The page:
11. Primary Care • Well child screenings/immunizations • Periodic screenings • Influenza • Acute episodic visits • Consider impact of treatment on glycemic control • Diabetes/glycemic support

  12. “Sick Day Management” Maintain Adequate Hydration 8 oz. Calorie-free, Caffeine-free fluids per hour. Check Urine Ketones Increase Blood Glucose Monitoring Continue Medications (Hold Metformin with Severe Illness) Encourage 100 + grams of CHO Intake throughout the day Contact Health Care Provider for Assistance

  13. Sick Day Management • Mini-glucagon dose • Typically raises glucose 50-100 mg/dl in 30 min. (lasts for about an hour) • Dose • 0-2 years----2 units (using insulin syringe) • 2 years + ---- 1 unit per year of age up to 15 units (max ‘mini’ dose) • Check glucose every 15-20 minutes. If by 30 minutes the glucose remains < 80 mg/dl, repeat with doubled original dose. • Repeat dose hourly to keep glucose > 80 mg/dl

  14. Surgery Management Medication Adjustment Remember Type 1 Diabetes requires basal insulin!!!! Fluid & Electrolyte Replacement Frequent Blood Glucose Monitoring

  15. Travel and “Shift-work” with Diabetes Carry Medicine on your person during Travel. Be Prepared for Delays—carry Food Insulin adjustments Eastbound travel—shorter day Westbound travel—longer day Important for Patient to understand medication action and monitor Glucose levels frequently.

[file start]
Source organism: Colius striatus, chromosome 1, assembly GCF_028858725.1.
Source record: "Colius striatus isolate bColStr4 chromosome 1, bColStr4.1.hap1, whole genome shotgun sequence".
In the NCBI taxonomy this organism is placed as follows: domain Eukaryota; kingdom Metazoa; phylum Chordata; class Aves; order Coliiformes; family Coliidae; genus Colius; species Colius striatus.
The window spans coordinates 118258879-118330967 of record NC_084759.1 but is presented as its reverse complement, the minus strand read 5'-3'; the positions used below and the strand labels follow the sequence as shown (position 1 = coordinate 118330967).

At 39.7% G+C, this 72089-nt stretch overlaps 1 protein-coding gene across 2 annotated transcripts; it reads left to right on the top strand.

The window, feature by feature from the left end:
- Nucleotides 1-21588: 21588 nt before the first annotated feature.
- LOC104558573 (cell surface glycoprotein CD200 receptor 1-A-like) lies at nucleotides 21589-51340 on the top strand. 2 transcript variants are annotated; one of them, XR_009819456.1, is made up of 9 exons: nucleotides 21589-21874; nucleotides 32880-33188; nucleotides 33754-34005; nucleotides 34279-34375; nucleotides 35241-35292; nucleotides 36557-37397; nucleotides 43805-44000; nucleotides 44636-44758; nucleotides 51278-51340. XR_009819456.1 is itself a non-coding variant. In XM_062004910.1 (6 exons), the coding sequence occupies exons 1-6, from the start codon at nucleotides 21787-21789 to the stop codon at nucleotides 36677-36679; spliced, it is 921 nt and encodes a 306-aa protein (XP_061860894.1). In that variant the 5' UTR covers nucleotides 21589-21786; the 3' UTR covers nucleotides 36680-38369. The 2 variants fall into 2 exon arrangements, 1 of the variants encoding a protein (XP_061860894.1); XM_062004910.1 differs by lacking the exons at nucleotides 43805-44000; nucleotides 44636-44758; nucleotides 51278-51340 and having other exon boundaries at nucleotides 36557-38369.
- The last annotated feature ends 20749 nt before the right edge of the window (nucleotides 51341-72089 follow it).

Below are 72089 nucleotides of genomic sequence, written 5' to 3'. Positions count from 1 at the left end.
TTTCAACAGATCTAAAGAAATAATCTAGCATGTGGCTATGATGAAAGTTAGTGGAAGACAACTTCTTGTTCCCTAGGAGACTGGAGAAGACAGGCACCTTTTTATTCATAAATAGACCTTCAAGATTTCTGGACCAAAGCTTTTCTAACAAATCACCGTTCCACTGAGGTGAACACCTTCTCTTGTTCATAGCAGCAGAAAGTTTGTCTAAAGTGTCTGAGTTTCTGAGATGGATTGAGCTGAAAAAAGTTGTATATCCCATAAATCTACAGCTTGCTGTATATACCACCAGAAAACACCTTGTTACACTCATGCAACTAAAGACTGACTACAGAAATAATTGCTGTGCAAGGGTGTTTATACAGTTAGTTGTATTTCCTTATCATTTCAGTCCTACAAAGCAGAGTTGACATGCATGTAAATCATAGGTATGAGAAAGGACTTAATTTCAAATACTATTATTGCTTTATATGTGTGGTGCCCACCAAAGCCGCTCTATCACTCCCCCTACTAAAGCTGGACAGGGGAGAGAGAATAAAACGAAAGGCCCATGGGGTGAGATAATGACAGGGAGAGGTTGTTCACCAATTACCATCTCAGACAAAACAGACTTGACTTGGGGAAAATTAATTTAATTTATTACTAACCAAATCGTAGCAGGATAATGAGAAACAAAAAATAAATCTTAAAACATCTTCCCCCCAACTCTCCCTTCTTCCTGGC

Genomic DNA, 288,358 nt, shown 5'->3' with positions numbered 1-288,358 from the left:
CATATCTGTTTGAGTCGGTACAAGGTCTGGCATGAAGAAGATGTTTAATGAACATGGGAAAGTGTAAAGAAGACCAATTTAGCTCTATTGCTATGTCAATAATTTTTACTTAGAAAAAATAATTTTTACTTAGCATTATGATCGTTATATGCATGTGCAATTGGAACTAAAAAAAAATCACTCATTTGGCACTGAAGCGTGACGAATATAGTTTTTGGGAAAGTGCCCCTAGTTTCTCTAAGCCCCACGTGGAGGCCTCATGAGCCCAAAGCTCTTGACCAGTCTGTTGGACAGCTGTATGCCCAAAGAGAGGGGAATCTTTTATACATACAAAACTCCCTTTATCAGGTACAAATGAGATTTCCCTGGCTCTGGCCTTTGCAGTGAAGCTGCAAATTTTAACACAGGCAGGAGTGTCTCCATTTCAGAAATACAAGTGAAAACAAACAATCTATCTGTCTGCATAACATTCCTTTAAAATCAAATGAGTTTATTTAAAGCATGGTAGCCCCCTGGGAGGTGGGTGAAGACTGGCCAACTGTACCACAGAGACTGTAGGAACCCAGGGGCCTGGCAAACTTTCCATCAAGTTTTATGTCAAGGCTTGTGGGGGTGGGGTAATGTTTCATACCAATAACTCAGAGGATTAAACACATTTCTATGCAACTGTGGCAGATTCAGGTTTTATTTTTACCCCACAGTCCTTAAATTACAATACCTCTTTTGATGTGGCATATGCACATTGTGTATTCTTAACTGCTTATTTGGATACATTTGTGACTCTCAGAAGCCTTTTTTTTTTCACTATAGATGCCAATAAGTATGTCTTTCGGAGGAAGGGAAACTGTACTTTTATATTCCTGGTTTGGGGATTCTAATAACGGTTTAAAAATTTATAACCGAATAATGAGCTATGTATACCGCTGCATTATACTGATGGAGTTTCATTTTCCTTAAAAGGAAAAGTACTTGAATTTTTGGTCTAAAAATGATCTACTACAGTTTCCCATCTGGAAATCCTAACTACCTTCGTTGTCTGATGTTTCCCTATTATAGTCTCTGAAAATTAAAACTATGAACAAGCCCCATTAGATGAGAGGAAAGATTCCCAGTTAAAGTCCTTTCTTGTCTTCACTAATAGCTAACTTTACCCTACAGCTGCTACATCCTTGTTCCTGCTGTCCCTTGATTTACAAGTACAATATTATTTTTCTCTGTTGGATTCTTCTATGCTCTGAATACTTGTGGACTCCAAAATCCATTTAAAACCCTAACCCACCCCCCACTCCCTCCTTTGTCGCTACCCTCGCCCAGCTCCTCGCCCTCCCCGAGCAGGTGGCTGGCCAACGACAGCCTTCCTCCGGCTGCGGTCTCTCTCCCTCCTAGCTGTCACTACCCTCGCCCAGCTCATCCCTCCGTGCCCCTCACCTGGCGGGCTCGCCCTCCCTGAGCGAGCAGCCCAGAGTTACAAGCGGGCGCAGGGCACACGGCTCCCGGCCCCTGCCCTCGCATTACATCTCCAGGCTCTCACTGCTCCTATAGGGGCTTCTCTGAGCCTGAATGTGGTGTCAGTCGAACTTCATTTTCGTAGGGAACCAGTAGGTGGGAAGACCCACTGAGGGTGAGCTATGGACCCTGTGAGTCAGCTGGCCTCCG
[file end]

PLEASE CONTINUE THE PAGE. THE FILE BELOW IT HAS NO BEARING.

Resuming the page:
16. Troubleshooting for the Primary Care provider • Recognize DKA! • Illness • Treatment impact on glycemic control • Consider regimen when making suggestions • Counseling/support

  17. Case 1 • 8 year-old with T1DM for 3 years. • 10 units Lantus daily; I:C 1:15;CF 1:60>120 • Complaint: 2 day history of stuffy nose and sore throat this morning. No fever. • Exam: consistent with seasonal allergies • Treatment: symptomatic treatment • Suggestions regarding diabetes

  18. Case 2 • 6 year-old with T1DM for 2 years. • Lantus 7 units daily; I:C 1:20; CF 1:50>150 • Complains: Right ear pain • Exam: consistent with AOM • Treatment: Amoxicillin 3 tsp. PO, BID • Suggestions regarding diabetes

  19. Case 3 • 12 year-old girl with T1DM for 4 years • Novolog via insulin pump • Complaint: irregular periods with hyperglycemia 4 days prior to periods • Suggestions regarding diabetes

  20. Case 4 • 14 year-old with T1DM for 4 years. • Complaint: trouble breathing. Had ‘cold’ few days ago. Vomiting yesterday (resolved) • Exam: Deep, rapid respirations. Lungs essentially clear (moderate distress) • Suggestions regarding diabetes

  21. Case 5 • 9 year old with T1DM for 3 years • Humalog via pump (Basal .5 units per hour) • During well child visit, pump alarmed ‘low battery, replace now’ while in waiting room. Glancing at pump, you notice child is not wearing pump presently. • Suggestions regarding diabetes

  22. Case 6 • 6 year old with T1DM for 2 years, asthma. • Complaint: Wheezing, coughing, and not-sleeping well for past day • Exam: Consistent with asthma exacerbation • Treatment: Prednisone burst (5 days) • Suggestions regarding diabetes

  23. Case 7

  24. Case 8

  25. Case 9

  26. Case 10